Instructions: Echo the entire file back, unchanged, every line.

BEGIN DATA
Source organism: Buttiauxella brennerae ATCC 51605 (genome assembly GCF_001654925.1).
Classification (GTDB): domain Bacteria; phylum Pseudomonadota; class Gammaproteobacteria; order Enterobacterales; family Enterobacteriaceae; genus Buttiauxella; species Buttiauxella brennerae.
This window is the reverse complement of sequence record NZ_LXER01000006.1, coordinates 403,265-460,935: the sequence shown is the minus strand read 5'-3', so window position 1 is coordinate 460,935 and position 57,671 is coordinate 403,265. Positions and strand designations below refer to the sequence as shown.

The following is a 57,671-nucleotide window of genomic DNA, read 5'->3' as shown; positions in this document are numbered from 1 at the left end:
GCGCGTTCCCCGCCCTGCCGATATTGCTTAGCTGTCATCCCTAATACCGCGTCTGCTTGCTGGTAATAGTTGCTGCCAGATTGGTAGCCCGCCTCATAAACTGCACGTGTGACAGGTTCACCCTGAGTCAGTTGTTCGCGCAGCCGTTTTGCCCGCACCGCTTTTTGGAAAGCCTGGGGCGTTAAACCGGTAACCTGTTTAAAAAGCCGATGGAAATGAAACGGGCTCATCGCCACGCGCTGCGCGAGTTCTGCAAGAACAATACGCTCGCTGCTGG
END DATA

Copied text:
Source organism: Buttiauxella brennerae ATCC 51605 (genome assembly GCF_001654925.1).
Classification (GTDB): domain Bacteria; phylum Pseudomonadota; class Gammaproteobacteria; order Enterobacterales; family Enterobacteriaceae; genus Buttiauxella; species Buttiauxella brennerae.
This window is the reverse complement of sequence record NZ_LXER01000006.1, coordinates 403,265-460,935: the sequence shown is the minus strand read 5'-3', so window position 1 is coordinate 460,935 and position 57,671 is coordinate 403,265. Positions and strand designations below refer to the sequence as shown.

The following is a 57,671-nucleotide window of genomic DNA, read 5'->3' as shown; positions in this document are numbered from 1 at the left end:
GCGCGTTCCCCGCCCTGCCGATATTGCTTAGCTGTCATCCCTAATACCGCGTCTGCTTGCTGGTAATAGTTGCTGCCAGATTGGTAGCCCGCCTCATAAACTGCACGTGTGACAGGTTCACCCTGAGTCAGTTGTTCGCGCAGCCGTTTTGCCCGCACCGCTTTTTGGAAAGCCTGGGGCGTTAAACCGGTAACCTGTTTAAAAAGCCGATGGAAATGAAACGGGCTCATCGCCACGCGCTGCGCGAGTTCTGCAAGAACAATACGCTCGCTGCTGG